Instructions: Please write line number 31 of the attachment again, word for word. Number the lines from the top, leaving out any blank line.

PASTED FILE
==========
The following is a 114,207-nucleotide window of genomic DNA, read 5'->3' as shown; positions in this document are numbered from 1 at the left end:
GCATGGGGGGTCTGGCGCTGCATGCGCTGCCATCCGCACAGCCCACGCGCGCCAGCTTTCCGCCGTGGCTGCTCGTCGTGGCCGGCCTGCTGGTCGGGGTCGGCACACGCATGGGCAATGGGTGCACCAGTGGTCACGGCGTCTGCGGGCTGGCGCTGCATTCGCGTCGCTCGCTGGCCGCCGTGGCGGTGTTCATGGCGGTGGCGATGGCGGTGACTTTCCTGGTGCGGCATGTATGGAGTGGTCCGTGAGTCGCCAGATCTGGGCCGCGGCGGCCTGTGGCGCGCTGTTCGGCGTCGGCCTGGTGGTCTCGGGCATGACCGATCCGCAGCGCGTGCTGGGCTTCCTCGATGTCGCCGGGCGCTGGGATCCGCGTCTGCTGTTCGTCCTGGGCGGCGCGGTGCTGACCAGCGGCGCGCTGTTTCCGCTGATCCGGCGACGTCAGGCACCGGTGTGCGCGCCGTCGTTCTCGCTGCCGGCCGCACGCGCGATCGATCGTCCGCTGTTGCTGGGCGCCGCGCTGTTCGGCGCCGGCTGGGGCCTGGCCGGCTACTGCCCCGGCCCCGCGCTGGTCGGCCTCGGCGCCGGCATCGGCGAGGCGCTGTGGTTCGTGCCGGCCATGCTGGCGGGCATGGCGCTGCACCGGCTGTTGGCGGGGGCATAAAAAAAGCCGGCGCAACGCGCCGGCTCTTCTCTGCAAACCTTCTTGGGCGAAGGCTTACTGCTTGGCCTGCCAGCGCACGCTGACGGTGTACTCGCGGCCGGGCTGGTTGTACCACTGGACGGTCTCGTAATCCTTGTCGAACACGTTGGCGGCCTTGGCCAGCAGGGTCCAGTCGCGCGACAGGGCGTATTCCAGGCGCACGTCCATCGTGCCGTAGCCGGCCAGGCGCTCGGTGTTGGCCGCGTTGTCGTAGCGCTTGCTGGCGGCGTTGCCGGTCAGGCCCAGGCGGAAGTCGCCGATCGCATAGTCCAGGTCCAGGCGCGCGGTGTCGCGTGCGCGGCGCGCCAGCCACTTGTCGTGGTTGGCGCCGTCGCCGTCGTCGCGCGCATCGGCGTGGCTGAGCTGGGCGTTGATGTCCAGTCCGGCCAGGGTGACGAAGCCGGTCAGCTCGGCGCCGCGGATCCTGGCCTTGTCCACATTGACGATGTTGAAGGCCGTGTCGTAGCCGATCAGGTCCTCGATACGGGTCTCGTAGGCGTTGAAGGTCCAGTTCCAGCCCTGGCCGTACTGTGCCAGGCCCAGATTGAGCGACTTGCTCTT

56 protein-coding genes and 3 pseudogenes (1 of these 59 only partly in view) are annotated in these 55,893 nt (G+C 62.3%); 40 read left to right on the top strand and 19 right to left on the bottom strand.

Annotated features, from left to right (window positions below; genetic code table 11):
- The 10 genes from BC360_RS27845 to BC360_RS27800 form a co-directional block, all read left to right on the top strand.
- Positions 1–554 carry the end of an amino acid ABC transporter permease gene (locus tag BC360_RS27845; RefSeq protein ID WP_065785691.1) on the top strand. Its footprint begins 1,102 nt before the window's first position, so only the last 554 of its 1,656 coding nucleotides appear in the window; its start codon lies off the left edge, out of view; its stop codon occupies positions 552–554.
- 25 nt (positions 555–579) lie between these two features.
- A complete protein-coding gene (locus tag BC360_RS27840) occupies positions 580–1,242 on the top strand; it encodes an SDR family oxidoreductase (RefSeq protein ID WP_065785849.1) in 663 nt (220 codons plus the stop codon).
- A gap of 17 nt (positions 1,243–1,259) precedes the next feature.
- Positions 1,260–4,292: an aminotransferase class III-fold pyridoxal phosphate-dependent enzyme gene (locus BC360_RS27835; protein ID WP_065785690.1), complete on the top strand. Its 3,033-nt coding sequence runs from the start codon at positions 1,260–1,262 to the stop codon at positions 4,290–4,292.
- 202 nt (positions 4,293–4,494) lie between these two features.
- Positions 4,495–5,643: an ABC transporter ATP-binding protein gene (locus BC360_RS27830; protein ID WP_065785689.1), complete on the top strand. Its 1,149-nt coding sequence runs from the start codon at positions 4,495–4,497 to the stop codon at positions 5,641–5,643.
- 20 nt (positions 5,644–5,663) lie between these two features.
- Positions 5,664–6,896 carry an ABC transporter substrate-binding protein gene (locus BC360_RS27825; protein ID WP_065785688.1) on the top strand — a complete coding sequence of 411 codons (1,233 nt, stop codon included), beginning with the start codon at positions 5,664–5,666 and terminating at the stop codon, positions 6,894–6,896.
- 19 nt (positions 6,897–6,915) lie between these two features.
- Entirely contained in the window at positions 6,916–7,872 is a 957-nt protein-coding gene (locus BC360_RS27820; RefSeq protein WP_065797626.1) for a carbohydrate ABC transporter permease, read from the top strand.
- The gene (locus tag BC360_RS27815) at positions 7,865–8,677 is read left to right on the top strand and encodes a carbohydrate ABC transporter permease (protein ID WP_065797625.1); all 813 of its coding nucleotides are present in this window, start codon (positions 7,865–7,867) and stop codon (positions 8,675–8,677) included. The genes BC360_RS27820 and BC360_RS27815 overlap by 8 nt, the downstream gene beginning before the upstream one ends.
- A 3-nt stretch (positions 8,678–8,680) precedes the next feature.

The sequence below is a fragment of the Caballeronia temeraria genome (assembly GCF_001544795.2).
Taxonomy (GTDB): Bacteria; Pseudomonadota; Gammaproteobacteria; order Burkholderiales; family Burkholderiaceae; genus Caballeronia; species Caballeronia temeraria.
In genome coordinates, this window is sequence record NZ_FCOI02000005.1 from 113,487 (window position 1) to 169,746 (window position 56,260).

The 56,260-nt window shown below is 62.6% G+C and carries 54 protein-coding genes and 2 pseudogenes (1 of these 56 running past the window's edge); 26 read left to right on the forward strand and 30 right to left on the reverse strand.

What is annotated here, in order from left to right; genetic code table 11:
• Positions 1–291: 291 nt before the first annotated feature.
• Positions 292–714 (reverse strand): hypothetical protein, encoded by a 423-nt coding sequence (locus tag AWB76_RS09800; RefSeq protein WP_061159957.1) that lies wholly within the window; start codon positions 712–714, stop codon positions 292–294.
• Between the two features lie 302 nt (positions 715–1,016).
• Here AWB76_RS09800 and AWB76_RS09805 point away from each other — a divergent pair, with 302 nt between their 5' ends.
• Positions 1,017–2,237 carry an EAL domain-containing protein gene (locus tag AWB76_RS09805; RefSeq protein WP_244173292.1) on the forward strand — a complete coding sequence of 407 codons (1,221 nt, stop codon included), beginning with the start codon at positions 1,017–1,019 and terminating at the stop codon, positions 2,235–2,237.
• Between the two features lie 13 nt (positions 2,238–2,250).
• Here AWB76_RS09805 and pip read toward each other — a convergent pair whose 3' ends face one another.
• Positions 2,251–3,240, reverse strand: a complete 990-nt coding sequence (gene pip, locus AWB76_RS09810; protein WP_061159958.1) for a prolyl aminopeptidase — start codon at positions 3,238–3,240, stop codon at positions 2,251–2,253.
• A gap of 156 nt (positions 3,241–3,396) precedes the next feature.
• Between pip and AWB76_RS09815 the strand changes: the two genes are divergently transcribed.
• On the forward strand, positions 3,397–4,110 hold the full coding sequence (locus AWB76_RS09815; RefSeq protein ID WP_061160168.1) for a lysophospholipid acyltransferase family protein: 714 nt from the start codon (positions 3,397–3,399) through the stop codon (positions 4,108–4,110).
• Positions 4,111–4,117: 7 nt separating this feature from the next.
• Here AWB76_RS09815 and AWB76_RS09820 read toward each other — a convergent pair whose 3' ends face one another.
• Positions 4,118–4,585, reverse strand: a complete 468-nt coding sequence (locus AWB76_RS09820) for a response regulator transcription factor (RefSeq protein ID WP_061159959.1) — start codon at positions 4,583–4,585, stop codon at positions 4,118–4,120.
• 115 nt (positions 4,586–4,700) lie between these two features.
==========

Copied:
• Positions 2,251–3,240, reverse strand: a complete 990-nt coding sequence (gene pip, locus AWB76_RS09810; protein WP_061159958.1) for a prolyl aminopeptidase — start codon at positions 3,238–3,240, stop codon at positions 2,251–2,253.